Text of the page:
Three blocks of Kuil Thottam

Proposed plan for providing rainwater to residents of three blocks of Kuil Thottam

The suggestions are primarily to enhance the quality as well the longevity of the water. Apart from the purification performed by the filtration tank, the following procedures are being adopted to improve the water quality:

  • Periodic mixing of chlorine (bleaching powder) to get rid of bacteriological contamination in water
  • Refiltering water to remove suspended impurities
  • Boiling of water before drinking

1500 litres of water got collected in the tank during the first rains after the rainwater harvesting structures was built. Initially there were some apprehensions amongst the implementing agencies whether the slum dwellers would agree to drink rainwater. Nevertheless, the slum dwellers sampled this manna, were happy with the low-cost alternative, as the quality of the water was clearly superior to the usual borewell or tap water. In order to be sure about the quality, subsequently, volunteers of the Rotary Club of Madras Central took a sample of this water to the Chennai Metropolitan Water Supply and Sewage Board (CMWSSB) for testing. There will be 8 such tests through the course of the year, of which two have been completed. As expected, both tests indicated that the quality of water was not only good but also better than borewell or tap water.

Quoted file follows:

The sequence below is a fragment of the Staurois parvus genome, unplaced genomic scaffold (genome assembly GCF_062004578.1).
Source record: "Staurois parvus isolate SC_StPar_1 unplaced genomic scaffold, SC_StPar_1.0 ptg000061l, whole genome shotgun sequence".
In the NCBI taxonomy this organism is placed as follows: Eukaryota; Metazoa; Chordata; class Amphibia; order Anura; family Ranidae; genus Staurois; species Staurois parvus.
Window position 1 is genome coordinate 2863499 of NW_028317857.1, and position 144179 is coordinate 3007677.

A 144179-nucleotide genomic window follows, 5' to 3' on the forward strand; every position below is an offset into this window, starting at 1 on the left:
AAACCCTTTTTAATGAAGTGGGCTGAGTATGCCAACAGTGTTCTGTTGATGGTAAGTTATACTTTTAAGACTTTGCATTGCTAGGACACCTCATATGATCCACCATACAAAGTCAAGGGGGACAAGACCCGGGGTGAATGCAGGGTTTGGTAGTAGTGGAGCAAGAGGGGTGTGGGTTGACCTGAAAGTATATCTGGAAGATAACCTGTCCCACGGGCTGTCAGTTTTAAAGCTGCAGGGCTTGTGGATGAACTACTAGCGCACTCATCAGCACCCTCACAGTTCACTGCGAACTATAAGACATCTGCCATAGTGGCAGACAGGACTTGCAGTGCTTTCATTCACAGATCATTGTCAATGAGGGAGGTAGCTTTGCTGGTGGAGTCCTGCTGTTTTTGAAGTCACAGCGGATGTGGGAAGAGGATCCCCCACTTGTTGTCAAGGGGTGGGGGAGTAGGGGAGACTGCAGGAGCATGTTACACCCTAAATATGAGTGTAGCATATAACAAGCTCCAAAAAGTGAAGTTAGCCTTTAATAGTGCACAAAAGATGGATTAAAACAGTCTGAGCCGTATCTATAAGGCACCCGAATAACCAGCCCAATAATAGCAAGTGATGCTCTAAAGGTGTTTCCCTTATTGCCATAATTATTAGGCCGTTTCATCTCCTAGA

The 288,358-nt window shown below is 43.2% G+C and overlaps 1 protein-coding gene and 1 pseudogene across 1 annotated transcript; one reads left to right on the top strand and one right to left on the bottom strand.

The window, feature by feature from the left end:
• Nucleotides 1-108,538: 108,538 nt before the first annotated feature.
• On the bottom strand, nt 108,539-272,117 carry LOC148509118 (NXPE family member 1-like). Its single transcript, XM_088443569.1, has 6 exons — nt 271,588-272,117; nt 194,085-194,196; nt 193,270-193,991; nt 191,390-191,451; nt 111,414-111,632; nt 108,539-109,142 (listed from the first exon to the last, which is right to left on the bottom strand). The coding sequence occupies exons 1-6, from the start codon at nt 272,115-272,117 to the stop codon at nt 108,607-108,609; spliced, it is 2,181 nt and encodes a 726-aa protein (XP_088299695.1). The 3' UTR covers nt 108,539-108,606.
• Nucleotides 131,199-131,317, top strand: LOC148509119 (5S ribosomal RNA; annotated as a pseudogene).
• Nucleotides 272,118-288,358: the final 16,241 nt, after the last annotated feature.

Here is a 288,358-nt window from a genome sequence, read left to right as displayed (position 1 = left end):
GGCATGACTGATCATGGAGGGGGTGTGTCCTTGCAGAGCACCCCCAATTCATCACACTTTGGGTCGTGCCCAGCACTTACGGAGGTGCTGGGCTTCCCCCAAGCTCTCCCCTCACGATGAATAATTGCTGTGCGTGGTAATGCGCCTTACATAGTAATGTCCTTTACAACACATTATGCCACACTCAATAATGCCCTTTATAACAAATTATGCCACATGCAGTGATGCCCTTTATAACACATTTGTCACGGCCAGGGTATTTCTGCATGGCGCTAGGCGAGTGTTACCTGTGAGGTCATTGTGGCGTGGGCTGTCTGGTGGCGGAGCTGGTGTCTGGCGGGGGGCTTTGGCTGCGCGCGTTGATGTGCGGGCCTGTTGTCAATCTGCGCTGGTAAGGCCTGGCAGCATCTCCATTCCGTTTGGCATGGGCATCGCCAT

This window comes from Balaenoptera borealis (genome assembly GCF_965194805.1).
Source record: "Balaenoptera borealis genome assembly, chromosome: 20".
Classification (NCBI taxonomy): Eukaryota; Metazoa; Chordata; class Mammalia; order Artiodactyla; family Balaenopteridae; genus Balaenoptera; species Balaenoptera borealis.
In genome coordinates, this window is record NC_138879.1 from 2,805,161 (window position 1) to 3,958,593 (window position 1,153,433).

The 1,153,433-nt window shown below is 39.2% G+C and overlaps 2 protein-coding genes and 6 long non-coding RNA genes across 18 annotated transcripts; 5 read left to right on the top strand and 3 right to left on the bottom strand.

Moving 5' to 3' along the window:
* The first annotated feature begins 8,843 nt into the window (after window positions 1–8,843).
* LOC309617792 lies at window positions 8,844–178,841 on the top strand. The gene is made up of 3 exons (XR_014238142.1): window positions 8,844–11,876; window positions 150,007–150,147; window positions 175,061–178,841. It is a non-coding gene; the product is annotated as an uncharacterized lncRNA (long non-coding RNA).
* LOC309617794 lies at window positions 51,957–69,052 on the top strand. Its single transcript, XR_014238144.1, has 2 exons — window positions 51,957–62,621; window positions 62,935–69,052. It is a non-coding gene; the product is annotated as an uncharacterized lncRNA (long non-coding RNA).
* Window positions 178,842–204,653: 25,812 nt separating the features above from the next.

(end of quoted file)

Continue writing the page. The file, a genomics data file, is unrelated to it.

Encouraged by the results, Jeyakumar is raring to go full steam ahead with a plan to provide rainwater to residents of three entire blocks. Each household in these three blocks would be given a piped connection to the harvested rainwater as

Residents of Kuil Thottam, a slum settlement in Santhome,
Chennai are happy with the introduction of rainwater
harvesting technology. For them, it  is a low-cost
alternative, which can be replicated.According
to them the quality of water is clearly
superior to the usual borewell or
tap water.

well as a 200-litre storage capacity drum. This would cost a total of approximately Rs.1, 00,000 or Rs. 4,200 per tenement. Sharing Jeyakumar’s enthusiasm is the Rotary Governor, Rekha Shetty, who plans to fund 50 % of the project. Not one to be left behind, the Club President Chandrashekar has vowed to look into the possibility of funding the remaining 50 %.

There is an intense potential of rainwater meeting drinking and cooking requirements in Chennai. The estimate of water requirement on an annual basis of a single family residing in Kuil Thottam was worked out by Jeyakumar to monitor the utility and effectiveness of the programme. According to the study, a family of five needs 15 litres per day for drinking and cooking purposes. Keeping in view the requirement of the household, the project at Kuil Thottam would be able to meet the annual requirement for water given Chennai’s annual rainfall and the presence of a storage tank of 3000 litres.

Joining hands